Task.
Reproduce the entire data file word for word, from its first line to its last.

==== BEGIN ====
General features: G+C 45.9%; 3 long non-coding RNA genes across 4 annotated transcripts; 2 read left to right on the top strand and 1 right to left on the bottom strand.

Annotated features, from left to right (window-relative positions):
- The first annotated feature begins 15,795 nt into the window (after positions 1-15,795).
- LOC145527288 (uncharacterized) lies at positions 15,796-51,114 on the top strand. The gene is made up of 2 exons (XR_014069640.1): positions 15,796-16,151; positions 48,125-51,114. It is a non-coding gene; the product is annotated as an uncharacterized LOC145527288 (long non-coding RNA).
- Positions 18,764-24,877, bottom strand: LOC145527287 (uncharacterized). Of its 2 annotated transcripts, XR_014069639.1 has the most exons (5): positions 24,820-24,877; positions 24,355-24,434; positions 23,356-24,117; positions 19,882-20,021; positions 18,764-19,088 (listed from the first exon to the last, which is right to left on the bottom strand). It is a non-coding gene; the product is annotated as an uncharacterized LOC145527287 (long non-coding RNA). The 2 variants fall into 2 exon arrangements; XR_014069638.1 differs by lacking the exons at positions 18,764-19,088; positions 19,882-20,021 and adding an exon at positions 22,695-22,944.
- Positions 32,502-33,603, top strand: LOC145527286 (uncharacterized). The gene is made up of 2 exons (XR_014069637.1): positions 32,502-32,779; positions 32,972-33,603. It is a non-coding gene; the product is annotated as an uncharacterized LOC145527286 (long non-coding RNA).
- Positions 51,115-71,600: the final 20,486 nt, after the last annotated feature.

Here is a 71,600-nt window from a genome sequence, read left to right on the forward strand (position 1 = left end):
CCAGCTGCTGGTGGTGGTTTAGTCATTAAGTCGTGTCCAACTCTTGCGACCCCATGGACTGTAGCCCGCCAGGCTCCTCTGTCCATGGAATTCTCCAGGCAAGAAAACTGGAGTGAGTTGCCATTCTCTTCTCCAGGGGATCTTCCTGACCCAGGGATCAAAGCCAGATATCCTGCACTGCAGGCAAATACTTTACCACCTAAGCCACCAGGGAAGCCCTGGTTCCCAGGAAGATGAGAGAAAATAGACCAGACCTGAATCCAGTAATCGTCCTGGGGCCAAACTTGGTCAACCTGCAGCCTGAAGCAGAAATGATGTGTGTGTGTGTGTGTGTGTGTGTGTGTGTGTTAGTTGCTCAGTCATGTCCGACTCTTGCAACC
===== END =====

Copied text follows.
General features: G+C 45.9%; 3 long non-coding RNA genes across 4 annotated transcripts; 2 read left to right on the top strand and 1 right to left on the bottom strand.

Annotated features, from left to right (window-relative positions):
- The first annotated feature begins 15,795 nt into the window (after positions 1-15,795).
- LOC145527288 (uncharacterized) lies at positions 15,796-51,114 on the top strand. The gene is made up of 2 exons (XR_014069640.1): positions 15,796-16,151; positions 48,125-51,114. It is a non-coding gene; the product is annotated as an uncharacterized LOC145527288 (long non-coding RNA).
- Positions 18,764-24,877, bottom strand: LOC145527287 (uncharacterized). Of its 2 annotated transcripts, XR_014069639.1 has the most exons (5): positions 24,820-24,877; positions 24,355-24,434; positions 23,356-24,117; positions 19,882-20,021; positions 18,764-19,088 (listed from the first exon to the last, which is right to left on the bottom strand). It is a non-coding gene; the product is annotated as an uncharacterized LOC145527287 (long non-coding RNA). The 2 variants fall into 2 exon arrangements; XR_014069638.1 differs by lacking the exons at positions 18,764-19,088; positions 19,882-20,021 and adding an exon at positions 22,695-22,944.
- Positions 32,502-33,603, top strand: LOC145527286 (uncharacterized). The gene is made up of 2 exons (XR_014069637.1): positions 32,502-32,779; positions 32,972-33,603. It is a non-coding gene; the product is annotated as an uncharacterized LOC145527286 (long non-coding RNA).
- Positions 51,115-71,600: the final 20,486 nt, after the last annotated feature.

Here is a 71,600-nt window from a genome sequence, read left to right on the forward strand (position 1 = left end):
CCAGCTGCTGGTGGTGGTTTAGTCATTAAGTCGTGTCCAACTCTTGCGACCCCATGGACTGTAGCCCGCCAGGCTCCTCTGTCCATGGAATTCTCCAGGCAAGAAAACTGGAGTGAGTTGCCATTCTCTTCTCCAGGGGATCTTCCTGACCCAGGGATCAAAGCCAGATATCCTGCACTGCAGGCAAATACTTTACCACCTAAGCCACCAGGGAAGCCCTGGTTCCCAGGAAGATGAGAGAAAATAGACCAGACCTGAATCCAGTAATCGTCCTGGGGCCAAACTTGGTCAACCTGCAGCCTGAAGCAGAAATGATGTGTGTGTGTGTGTGTGTGTGTGTGTGTGTGTTAGTTGCTCAGTCATGTCCGACTCTTGCAACC